Unicycive Therapeutics has laid the groundwork for entering a market targeted by Sanofi and Takeda, posting pivotal bioequivalence data on a candidate designed to improve compliance with kidney disease treatment regimens.
Patients with chronic kidney disease on dialysis who develop hyperphosphatemia, an electrolyte disorder associated with hospitalization and death, already have multiple phosphate-binding treatment options. Takeda entered the space through its takeover of Shire, which gave it control of Fosrenol chewable tablets, and Genzyme, now part of Sanofi, won approval for Renvela more than 20 years ago.
Faced with well-established incumbents, Unicycive, like Shire before it, has identified reduced pill burden as a way to muscle in on the market. Unicycive’s prospect, Renazorb, is another phosphate-binding agent, but it is potentially differentiated through nanotechnology.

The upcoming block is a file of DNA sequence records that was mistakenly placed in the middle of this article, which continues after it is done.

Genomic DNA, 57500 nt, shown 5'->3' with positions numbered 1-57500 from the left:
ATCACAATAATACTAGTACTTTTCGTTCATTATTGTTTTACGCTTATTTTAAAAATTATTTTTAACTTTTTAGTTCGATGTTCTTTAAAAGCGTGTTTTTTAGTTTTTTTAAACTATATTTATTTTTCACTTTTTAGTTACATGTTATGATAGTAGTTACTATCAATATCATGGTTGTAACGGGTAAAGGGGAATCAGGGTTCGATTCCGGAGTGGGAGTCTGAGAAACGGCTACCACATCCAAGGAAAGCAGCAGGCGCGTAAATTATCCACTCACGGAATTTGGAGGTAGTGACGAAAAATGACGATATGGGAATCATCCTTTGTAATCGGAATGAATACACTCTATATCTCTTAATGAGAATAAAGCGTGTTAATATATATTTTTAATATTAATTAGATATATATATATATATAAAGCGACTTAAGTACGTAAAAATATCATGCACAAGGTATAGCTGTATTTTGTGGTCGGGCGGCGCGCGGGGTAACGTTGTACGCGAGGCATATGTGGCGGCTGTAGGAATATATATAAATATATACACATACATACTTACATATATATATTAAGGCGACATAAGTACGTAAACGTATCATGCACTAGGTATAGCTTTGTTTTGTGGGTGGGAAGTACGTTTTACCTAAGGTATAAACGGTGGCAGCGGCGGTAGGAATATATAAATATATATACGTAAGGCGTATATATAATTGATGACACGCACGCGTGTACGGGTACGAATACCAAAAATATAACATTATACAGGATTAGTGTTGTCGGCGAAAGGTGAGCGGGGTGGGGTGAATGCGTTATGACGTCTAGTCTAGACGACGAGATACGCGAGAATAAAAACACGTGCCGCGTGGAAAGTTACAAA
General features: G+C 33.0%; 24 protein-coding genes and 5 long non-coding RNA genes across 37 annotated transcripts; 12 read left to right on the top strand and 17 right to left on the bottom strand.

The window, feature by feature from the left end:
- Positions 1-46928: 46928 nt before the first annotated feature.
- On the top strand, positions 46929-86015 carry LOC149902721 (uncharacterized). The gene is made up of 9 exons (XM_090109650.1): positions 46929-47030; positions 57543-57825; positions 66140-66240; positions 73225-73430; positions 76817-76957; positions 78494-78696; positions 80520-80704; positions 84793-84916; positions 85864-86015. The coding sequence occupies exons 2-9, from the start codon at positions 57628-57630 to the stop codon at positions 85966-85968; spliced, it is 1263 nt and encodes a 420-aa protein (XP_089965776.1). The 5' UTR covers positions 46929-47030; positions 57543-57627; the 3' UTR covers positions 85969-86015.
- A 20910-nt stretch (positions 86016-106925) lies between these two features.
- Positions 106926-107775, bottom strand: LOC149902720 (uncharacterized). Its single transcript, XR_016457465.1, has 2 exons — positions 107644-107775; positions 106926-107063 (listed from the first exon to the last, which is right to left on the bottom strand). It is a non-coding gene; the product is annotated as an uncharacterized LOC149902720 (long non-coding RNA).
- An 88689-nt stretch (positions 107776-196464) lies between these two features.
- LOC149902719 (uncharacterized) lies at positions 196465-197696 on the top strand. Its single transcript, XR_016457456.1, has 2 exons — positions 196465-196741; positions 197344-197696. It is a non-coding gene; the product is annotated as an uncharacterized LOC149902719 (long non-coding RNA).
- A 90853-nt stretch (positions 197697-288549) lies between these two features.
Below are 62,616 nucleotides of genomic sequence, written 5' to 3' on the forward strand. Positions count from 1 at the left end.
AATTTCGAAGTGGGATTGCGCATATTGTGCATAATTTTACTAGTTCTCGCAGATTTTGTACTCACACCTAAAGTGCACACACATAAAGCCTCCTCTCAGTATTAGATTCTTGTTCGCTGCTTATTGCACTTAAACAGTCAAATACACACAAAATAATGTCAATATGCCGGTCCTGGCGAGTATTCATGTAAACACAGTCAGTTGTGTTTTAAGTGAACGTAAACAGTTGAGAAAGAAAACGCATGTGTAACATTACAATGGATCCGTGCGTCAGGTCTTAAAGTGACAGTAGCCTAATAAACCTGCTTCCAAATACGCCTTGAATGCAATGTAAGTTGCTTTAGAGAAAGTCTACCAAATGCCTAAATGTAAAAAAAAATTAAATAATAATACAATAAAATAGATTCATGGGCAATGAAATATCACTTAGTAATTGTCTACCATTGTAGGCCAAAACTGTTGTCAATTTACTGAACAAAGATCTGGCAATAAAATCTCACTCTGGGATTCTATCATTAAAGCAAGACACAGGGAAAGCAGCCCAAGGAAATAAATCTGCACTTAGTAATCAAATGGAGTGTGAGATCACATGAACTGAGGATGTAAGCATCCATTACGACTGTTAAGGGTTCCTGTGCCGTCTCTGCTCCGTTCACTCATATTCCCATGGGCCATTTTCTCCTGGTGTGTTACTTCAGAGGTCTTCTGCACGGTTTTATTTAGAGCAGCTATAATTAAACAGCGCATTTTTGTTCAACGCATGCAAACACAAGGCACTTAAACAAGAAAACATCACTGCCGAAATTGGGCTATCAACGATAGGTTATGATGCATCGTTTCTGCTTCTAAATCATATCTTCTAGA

To enter the market, Unicycive ran a randomized, open-label, two-way crossover study that enrolled 40 subjects per treatment arm to establish pharmacodynamic bioequivalence between Renazorb and Fosrenol. The study met its primary endpoint.
Buoyed by the data, Unicycive plans to file for FDA approval around the middle of the year. The plan is based on feedback from the FDA that a single bioequivalence study in healthy volunteers can meet the clinical regulatory requirements for filing via the 505(b)(2) pathway.
If approved, Renazorb will provide a new, potentially more convenient option for hyperphosphatemia patients. Some patients on Renvela need to swallow nine tablets a day. Fosrenol has a lower pill burden, with patients typically starting on three doses a day, but Unicycive thinks the large size of the tablets and the need for patients to chew them are downsides of the product.
Unicycive, which acquired Renazorb from Spectrum Pharmaceuticals in 2018, sees the smaller pill size, lower number of pills and improved palatability of its challenger combining to improve compliance and disease management. The features of Renazorb stem from the use of nanoparticle technology.